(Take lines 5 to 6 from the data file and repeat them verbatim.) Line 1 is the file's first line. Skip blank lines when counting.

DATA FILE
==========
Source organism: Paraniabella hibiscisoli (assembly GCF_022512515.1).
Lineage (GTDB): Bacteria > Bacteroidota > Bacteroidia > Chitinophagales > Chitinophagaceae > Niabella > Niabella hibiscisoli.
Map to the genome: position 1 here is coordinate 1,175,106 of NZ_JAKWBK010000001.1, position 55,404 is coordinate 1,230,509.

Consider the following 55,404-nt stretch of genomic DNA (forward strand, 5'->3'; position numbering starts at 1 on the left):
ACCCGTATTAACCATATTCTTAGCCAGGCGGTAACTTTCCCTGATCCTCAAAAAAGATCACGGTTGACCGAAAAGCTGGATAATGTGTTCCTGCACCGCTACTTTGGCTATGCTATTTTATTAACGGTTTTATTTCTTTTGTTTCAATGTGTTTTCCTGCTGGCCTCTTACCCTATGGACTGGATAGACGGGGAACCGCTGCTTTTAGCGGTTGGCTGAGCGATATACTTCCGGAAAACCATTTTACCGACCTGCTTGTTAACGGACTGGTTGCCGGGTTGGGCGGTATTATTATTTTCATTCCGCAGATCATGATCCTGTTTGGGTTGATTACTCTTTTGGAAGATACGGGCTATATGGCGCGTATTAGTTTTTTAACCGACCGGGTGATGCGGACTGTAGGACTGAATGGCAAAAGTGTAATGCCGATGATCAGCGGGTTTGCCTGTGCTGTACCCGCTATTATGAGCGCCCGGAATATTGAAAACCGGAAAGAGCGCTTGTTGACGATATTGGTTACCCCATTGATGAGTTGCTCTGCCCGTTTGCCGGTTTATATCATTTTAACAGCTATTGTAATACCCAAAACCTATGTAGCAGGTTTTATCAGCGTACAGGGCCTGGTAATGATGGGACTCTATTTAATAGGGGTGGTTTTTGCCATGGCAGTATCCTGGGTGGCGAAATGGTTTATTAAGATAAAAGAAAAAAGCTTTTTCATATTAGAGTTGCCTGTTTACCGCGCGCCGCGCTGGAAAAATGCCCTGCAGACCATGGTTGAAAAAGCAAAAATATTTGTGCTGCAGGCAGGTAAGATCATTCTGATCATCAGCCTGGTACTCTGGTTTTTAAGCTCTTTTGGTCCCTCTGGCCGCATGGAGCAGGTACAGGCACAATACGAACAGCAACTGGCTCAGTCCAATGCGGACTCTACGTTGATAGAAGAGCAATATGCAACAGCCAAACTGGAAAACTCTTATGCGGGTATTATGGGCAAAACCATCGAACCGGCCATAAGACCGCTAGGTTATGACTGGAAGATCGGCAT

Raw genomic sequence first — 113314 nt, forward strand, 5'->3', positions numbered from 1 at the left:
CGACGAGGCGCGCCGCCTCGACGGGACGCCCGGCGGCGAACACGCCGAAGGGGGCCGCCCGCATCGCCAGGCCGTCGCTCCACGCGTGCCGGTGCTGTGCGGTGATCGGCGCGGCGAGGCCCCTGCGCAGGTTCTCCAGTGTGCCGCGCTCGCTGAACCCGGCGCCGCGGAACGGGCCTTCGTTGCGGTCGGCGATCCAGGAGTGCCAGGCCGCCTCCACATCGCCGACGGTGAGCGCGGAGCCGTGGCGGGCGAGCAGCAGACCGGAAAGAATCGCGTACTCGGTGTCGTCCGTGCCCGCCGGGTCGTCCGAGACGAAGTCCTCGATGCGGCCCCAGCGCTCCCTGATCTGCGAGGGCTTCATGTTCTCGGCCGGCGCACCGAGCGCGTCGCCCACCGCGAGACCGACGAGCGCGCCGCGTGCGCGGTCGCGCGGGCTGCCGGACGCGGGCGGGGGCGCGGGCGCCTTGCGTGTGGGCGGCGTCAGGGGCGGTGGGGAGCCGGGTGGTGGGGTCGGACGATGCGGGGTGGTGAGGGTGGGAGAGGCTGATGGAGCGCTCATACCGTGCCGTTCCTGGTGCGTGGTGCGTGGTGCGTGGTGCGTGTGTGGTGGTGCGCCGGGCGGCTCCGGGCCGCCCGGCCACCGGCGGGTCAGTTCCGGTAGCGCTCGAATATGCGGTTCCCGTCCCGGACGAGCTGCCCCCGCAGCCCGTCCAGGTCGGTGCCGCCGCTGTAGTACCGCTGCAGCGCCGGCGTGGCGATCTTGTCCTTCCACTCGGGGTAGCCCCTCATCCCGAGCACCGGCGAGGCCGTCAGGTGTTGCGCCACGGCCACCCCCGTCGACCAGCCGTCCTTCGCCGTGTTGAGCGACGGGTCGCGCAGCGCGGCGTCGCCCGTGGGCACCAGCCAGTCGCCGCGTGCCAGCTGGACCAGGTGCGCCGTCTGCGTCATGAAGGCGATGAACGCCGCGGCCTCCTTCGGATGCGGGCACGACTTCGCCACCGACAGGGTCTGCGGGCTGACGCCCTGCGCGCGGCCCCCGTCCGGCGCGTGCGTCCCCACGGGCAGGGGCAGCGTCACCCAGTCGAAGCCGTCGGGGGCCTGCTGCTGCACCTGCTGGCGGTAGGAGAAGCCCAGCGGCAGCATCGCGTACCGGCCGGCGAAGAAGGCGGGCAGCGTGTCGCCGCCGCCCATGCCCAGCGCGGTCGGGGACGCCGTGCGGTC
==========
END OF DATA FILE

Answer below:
ACCCGTATTAACCATATTCTTAGCCAGGCGGTAACTTTCCCTGATCCTCAAAAAAGATCACGGTTGACCGAAAAGCTGGATAATGTGTTCCTGCACCGCTACTTTGGCTATGCTATTTTATTAACGGTTTTATTTCTTTTGTTTCAATGTGTTTTCCTGCTGGCCTCTTACCCTATGGACTGGATAGACGGGGAACCGCTGCTTTTAGCGGTTGGCTGAGCGATATACTTCCGGAAAACCATTTTACCGACCTGCTTGTTAACGGACTGGTTGCCGGGTTGGGCGGTATTATTATTTTCATTCCGCAGATCATGATCCTGTTTGGGTTGATTACTCTTTTGGAAGATACGGGCTATATGGCGCGTATTAGTTTTTTAACCGACCGGGTGATGCGGACTGTAGGACTGAATGGCAAAAGTGTAATGCCGATGATCAGCGGGTTTGCCTGTGCTGTACCCGCTATTATGAGCGCCCGGAATATTGAAAACCGGAAAGAGCGCTTGTTGACGATATTGGTTACCCCATTGATGAGTTGCTCTGCCCGTTTGCCGGTTTATATCATTTTAACAGCTATTGTAATACCCAAAACCTATGTAGCAGGTTTTATCAGCGTACAGGGCCTGGTAATGATGGGACTCTATTTAATAGGGGTGGTTTTTGCCATGGCAGTATCCTGGGTGGCGAAATGGTTTATTAAGATAAAAGAAAAAAGCTTTTTCATATTAGAGTTGCCTGTTTACCGCGCGCCGCGCTGGAAAAATGCCCTGCAGACCATGGTTGAAAAAGCAAAAATATTTGTGCTGCAGGCAGGTAAGATCATTCTGATCATCAGCCTGGTACTCTGGTTTTTAAGCTCTTTTGGTCCCTCTGGCCGCATGGAGCAGGTACAGGCACAATACGAACAGCAACTGGCTCAGTCCAATGCGGACTCTACGTTGATAGAAGAGCAATATGCAACAGCCAAACTGGAAAACTCTTATGCGGGTATTATGGGCAAAACCATCGAACCGGCCATAAGACCGCTAGGTTATGACTGGAAGATCGGCAT

Raw genomic sequence first — 113314 nt, forward strand, 5'->3', positions numbered from 1 at the left: